“There is a ‘Great Divide’ happening between the near ‘depressionary’ economy versus a surging bull market in stocks. Given the relationship between the two, they both can’t be right.” – May 12th.
The optimistic view currently is that stocks have it right. Such was a point made in a recent CNBC interview with Ed Yardeni:
“The market has been a ray of sunshine. Basically investors are convinced that we’ll get out of this, and the economy will recover along with earnings. So far, that forecast seems to be working out pretty well. The economy may very well be catching up with the stock market rather than the stock market going off on its own.”
I want to come back to this point in a moment, but we need some historical context.
Relationship Between Stocks & Economy
While the media is a bit ecstatic with the markets rise, I disagree with Yardeni a bit. Historically when stocks have deviated from the underlying economy, the resolution has always been lower stock prices.
There is a close relationship between the economy, earnings, and asset prices over time. The chart below compares the three going back to 1947 with an estimate for 2020 using the latest data points.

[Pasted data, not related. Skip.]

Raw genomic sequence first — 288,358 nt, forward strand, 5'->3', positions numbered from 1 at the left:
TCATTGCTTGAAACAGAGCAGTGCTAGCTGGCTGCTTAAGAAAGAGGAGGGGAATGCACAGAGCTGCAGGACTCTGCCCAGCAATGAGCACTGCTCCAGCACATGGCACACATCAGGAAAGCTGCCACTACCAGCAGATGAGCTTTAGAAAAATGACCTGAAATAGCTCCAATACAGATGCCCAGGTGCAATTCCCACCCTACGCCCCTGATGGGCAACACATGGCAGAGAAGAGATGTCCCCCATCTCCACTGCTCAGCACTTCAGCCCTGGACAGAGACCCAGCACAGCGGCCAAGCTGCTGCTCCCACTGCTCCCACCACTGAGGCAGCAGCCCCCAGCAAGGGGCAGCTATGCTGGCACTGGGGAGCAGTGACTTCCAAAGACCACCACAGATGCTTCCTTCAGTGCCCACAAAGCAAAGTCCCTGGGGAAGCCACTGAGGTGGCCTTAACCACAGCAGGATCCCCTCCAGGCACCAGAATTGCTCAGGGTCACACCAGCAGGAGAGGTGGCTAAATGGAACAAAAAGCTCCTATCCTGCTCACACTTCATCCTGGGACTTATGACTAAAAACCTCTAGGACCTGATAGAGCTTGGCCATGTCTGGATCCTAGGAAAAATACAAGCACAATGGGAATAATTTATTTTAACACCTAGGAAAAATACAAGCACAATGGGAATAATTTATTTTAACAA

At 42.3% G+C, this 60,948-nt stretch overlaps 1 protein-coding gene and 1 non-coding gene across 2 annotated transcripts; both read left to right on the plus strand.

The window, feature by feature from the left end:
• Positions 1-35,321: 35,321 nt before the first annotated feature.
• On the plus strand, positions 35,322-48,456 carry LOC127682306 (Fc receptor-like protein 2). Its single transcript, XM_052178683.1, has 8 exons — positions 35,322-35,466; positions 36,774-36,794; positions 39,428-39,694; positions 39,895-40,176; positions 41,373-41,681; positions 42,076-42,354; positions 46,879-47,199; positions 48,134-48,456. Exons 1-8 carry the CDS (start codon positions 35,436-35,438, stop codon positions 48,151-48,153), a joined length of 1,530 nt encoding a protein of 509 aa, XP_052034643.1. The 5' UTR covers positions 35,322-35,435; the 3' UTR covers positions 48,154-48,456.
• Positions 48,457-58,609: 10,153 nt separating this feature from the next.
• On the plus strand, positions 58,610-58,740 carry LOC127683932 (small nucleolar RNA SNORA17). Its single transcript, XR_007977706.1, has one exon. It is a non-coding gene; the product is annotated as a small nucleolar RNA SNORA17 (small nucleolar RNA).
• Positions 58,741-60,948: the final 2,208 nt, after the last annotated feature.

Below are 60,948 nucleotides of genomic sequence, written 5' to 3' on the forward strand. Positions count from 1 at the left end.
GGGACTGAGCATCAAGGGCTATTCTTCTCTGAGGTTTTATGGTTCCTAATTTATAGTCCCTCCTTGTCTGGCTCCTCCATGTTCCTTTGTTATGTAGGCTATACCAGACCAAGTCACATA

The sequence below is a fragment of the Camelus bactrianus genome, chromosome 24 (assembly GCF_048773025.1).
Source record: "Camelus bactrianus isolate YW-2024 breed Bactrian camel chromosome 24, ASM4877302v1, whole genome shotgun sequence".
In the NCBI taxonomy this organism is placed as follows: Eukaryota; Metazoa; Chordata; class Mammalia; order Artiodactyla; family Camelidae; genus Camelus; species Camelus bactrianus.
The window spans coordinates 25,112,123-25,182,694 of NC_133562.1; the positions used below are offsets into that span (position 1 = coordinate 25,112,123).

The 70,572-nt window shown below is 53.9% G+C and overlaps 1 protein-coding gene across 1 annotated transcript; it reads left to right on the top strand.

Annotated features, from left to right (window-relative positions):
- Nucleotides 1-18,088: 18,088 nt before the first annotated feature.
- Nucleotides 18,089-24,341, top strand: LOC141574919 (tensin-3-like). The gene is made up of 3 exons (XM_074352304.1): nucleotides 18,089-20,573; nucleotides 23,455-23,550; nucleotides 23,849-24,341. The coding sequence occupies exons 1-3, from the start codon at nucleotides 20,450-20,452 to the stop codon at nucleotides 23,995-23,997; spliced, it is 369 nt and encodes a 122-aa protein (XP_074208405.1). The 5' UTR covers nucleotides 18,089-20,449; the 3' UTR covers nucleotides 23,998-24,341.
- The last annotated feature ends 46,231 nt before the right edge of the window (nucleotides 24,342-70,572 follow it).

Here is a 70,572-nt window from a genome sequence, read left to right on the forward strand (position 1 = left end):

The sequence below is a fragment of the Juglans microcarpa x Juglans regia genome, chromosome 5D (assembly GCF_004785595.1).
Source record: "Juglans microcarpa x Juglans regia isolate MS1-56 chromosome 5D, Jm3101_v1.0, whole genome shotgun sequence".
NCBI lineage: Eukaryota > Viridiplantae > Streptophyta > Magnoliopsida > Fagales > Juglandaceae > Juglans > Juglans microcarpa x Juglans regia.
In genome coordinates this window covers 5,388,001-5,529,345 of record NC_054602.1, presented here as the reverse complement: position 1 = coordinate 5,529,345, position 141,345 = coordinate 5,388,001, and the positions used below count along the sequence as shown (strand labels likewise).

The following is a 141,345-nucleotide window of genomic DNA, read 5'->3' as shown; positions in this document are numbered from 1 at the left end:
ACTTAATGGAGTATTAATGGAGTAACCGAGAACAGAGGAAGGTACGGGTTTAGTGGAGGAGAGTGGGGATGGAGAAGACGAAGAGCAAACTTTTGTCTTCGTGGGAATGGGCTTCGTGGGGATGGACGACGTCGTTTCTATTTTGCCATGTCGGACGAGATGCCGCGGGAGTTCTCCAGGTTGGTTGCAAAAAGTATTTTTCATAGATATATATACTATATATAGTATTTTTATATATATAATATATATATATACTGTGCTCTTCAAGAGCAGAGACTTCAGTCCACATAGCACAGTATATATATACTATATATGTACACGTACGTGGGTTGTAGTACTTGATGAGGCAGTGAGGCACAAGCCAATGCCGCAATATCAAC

Since 1947, earnings per share have grown at 6.21%, while the economy has expanded by 6.47% annually. That close relationship in growth rates should be logical, particularly given the significant role that consumer spending has in the GDP equation.
Stocks Vs. The Economy, Which Is Right?
While over short periods, the stock market often detaches from underlying economic activity, this is due to psychology as investors latch onto the belief “this time is different.”
Unfortunately, it never is.
While not as precise, a correlation between economic activity and the rise and fall of equity prices does remain. In 2000, and again in 2008, as economic growth declined, corporate earnings contracted by 54% and 88%, respectively. Such was despite calls of never-ending earnings growth before both previous contractions.